These are the stories you should be monitoring today.
The governor of Taraba, Darius Ishaku Thursday, said he supports a recent statement made by a former chief of staff, Theophilus Danjuma, which accuses the Nigerian Army of colluding with armed bandits.
Ishaku disclosed this when he hosted the probe panel set up by the chief of staff, Tukur Buratai, to investigate the allegation made against the armed forces by Danjuma.
“We in Taraba are full behind what Danjuma said on self defence.
“As an ex-army general with a high reputation, I think that call deserves to be looked into and not to be criticised because he spoke the minds of everyone in Taraba and indeed all Nigerians.”
The Senate President, Bukola Saraki, on Thursday ordered the immediate demobilisation of a group, Parliamentary Support Group, in the Senate.
The group was formed in March when the amendment of the Electoral Act split the members of the Red Chambers.
The Nigerian Police, Kaduna Command, has summoned Senator Shehu Sani (Kaduna Central) in an ongoing investigation on a homicide.
The Police Commissioner, Austin Iwar has written to the senator asking him to appear on April 30 at the Command Headquarters in Kaduna for questioning.
“This is in connection with a case of criminal conspiracy and culpable homicide transferred to this office by 1 Division, Nigerian Army, Kaduna, alongside with exhibit audio CD in which your name was mentioned by the principal suspect,” Iwar said in a letter to Sani.
The Federal High Court has rejected an ex parte application filed by Senator Ovie Omo-Agege (Delta Central) to stop his suspension by the Senate.
The defendants in the suit are the Senate, Senate President Bukola Saraki, and the Attorney-General of the Federation, Abubakar Malami.
Yoruba pressure groups, Agbekoya farmers, Oodua People’s Congress, Afenifere, others have said elections will not hold in Osun and Ekiti unless the South- West was recognised as a region.
In a communique signed by 109-year-old Agbekoya chieftain, Ayalu Olalere, the group threatened that it would mobilise Yoruba people to pull out of the 1914 amalgamation that gave birth to Nigerians as a nation.
And… stories from around the world.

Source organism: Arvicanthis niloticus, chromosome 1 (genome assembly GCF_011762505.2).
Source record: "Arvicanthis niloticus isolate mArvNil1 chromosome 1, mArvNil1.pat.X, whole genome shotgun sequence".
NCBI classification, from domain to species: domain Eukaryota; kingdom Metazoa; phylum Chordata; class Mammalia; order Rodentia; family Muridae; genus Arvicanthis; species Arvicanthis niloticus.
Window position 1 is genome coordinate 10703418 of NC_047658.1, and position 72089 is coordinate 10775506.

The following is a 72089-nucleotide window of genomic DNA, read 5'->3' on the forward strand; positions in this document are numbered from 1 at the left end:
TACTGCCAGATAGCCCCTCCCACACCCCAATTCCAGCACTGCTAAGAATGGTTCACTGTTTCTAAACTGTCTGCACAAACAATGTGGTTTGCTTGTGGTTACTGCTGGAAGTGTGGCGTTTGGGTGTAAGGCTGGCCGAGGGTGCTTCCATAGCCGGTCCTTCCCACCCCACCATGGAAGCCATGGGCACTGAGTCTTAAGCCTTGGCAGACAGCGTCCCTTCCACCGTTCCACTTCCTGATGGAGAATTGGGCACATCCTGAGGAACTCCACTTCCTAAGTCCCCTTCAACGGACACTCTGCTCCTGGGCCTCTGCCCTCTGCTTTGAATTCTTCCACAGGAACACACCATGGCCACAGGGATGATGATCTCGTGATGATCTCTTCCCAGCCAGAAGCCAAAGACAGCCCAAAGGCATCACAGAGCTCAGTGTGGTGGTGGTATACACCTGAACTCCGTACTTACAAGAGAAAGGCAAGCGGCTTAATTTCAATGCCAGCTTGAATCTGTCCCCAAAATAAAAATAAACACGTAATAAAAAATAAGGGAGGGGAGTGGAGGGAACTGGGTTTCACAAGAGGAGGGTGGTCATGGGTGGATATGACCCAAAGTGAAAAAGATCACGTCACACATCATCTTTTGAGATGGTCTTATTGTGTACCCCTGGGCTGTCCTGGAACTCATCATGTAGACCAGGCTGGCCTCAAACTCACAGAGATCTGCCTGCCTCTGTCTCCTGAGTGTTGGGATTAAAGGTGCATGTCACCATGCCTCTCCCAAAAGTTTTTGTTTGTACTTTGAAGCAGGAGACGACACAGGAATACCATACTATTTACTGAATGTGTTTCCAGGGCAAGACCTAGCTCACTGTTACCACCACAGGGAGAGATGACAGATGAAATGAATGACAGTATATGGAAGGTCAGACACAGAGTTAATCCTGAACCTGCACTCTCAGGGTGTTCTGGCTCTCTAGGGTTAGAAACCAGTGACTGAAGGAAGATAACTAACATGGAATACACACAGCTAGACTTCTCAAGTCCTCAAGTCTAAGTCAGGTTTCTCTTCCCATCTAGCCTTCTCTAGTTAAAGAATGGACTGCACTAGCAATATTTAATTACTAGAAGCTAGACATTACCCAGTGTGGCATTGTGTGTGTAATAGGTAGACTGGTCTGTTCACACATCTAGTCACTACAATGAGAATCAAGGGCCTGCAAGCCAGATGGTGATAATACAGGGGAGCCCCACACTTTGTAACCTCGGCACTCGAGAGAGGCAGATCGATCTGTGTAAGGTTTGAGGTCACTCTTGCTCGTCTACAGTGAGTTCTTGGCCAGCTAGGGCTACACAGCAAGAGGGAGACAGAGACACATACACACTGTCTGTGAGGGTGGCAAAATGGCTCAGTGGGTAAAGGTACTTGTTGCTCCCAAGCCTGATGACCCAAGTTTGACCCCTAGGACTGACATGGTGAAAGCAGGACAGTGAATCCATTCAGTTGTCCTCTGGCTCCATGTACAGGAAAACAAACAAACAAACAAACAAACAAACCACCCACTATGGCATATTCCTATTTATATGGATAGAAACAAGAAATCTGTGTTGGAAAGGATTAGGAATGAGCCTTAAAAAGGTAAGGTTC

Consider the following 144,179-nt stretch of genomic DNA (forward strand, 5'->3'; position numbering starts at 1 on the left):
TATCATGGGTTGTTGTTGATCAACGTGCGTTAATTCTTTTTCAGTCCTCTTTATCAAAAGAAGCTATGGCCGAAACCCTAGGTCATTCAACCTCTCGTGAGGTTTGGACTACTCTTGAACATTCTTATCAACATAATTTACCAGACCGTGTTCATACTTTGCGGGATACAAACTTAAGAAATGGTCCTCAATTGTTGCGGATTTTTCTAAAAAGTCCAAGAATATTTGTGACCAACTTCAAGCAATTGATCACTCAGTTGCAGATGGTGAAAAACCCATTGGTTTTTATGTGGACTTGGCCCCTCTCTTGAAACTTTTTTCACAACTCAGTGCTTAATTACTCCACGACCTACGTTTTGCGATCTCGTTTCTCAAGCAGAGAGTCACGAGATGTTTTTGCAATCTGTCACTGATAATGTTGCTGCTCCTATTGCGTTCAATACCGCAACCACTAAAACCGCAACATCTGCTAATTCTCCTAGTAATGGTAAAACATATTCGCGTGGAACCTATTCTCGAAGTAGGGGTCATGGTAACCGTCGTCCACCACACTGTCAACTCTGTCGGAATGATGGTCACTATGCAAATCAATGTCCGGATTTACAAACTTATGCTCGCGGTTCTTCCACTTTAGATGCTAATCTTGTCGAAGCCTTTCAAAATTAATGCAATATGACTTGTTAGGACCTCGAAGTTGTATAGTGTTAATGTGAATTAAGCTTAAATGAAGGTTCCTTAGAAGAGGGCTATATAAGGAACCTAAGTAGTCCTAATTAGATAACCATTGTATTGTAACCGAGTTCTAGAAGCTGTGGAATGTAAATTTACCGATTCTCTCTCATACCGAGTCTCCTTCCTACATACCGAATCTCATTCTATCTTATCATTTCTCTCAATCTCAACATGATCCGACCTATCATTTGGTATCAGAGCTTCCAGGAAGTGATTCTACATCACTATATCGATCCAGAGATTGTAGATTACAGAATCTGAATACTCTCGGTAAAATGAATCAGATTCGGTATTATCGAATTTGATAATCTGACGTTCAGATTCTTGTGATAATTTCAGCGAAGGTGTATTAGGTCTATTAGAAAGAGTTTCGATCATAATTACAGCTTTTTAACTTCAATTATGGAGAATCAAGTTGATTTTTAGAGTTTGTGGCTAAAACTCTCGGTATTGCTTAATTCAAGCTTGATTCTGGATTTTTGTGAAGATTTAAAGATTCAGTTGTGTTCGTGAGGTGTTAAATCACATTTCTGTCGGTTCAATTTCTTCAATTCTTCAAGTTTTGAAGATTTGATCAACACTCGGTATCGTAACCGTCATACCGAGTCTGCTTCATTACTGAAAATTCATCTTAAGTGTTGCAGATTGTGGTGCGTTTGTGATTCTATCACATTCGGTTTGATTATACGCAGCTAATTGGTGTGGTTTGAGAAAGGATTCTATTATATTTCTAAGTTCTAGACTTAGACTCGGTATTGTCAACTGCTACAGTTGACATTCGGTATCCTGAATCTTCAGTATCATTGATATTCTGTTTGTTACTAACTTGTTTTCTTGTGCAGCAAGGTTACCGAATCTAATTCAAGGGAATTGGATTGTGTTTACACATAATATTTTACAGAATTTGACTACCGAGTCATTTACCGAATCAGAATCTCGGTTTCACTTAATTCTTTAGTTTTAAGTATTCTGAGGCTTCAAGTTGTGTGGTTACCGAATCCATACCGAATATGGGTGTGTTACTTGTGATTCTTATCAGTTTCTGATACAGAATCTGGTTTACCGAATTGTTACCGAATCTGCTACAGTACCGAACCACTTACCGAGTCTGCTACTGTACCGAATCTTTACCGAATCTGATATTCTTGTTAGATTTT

The gang rape and murder of an eight-years old girl in India has sparked outrage across the country.
The body of Asifa Bano, who belonged to a Muslim nomadic tribe, was found in a forest on January 17 near Kathua city of Indian-administered Kashmir.
People are angered by the fact that a brutal crime has become a religious flashpoint.
Russia has warned the US that launching air strikes in response to a suspected chemical attack in Syria could spark a war between the two countries.
“The immediate priority is to avert the danger of war”, Moscow’s UN ambassador Vassily Nebenzia said on Thursday.
China’s Xi Jinping has attended a massive naval display in the disputed South China Sea.
Xi, speaking from an undisclosed location, said the need for a strong navy had “never been more pressing”.
More than 10,000 naval officers, 76 fighter jets and a flotilla of 48 ships and submarines took part in the drill.
President Rodrigo Duterte has threatened to arrest an international criminal court prosecutor if she conducts activities in his country, arguing it was no longer an ICC member so the court had no right to do any investigating.
Duterte has hit out at what he calls an international effort to paint him as a “ruthless and heartless violator of human rights,” and has withdrawn the Philippines from the ICC’s Rome statute a month ago and promised to crack down on drugs, in which thousands have been killed.
UK Prime Minister, Theresa May and US President Donald Trump have agreed during a late-night phone call that Syria’s suspected use of chemical weapons cannot go unchallenged.
They will also continue “working closely together in the international response”.
The pair have also agreed that the Assad regime must be deterred from future use of chemical weapons.